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Kissing, groping and more: Sexual harassment detailed in AG's Cuomo report

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Governor Andrew Cuomo during a COVID-19 pandemic press conference. (CNYCentral)

CNY Central has dug into the New York Attorney General's report on Governor Andrew Cuomo's sexual harassment details.

RELATED| Report: Cuomo sexually harassed multiple women, broke laws

The nearly five-month investigation involved interviews with 179 people.

And a review of more than 74,000 pieces of documents, emails, texts, audio files and pictures.

RELATED| Gov. Cuomo sexually harassed multiple women, probe finds

New York Attorney General Letitia James said, "These interviews and pieces of evidence reveal a deeply disturbing yet clear picture. Governor Cuomo sexually harassed current and former state employees."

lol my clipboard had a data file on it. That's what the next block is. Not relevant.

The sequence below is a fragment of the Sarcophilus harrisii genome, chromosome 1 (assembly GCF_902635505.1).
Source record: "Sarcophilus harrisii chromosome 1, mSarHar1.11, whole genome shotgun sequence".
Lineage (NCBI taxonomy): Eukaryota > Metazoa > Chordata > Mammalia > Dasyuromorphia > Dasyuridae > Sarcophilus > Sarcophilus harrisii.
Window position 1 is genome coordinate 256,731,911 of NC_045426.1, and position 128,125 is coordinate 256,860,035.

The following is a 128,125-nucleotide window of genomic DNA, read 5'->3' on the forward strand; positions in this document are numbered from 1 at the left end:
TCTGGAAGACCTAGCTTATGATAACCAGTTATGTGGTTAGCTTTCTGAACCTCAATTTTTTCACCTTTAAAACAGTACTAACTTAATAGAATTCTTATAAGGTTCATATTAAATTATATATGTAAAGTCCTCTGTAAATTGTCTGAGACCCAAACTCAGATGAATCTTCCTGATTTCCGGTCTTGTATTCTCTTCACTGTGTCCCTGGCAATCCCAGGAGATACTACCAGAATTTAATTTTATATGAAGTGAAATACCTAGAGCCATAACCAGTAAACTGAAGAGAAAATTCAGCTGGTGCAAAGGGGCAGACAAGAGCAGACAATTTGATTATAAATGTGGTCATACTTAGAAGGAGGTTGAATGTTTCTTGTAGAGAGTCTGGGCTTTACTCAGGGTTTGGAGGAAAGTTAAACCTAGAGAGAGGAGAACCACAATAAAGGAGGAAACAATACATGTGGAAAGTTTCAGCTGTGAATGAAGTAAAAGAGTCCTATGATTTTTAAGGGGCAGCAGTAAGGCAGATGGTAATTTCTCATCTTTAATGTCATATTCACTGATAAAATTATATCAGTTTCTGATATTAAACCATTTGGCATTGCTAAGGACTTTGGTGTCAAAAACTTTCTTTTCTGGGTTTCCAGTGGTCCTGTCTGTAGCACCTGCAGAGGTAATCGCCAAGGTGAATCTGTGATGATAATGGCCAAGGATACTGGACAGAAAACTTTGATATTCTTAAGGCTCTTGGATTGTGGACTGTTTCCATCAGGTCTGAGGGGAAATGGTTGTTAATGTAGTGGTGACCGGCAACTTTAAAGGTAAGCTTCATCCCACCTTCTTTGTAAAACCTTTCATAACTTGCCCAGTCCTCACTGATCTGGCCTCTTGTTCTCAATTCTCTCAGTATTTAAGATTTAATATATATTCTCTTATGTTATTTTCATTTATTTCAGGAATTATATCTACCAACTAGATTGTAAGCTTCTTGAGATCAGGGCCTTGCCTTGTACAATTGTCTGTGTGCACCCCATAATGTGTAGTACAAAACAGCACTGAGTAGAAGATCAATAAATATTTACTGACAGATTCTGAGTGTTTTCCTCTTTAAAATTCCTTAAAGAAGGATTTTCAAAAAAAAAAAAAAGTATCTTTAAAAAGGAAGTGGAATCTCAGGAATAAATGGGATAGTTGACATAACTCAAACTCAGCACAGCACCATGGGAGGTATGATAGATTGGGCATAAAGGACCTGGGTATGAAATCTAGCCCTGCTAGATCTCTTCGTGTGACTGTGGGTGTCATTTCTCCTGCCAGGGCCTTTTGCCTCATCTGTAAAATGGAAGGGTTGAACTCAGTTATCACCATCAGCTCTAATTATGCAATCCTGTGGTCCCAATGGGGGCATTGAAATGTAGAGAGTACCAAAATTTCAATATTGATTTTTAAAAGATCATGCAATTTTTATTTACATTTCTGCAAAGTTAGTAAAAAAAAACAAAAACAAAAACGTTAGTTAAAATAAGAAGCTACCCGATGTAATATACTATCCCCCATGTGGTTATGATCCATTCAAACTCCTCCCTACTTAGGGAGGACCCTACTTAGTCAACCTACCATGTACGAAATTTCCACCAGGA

The AG said Cuomo engaged in unwelcome groping, kissing, hugging, and offensive and suggestive comments.

The governor's senior team also accused of retaliation against at least one former staffer who came forward.

"Governor Cuomo's administration fostered a toxic workplace that enabled harassment and created a hostile work environment where staffers did not feel comfortable coming forward with complaints about sexual harassment due to a climate of fear," said AG Letitia James.

The 165 page report also detailed for the first time allegations that Cuomo sexually harassed a female State Trooper on his security detail.

Stating he ran his hand or fingers across her stomach and back, kissed her on the cheek and he asked her why she didn't wear a dress. He also asked her for help finding a girlfriend.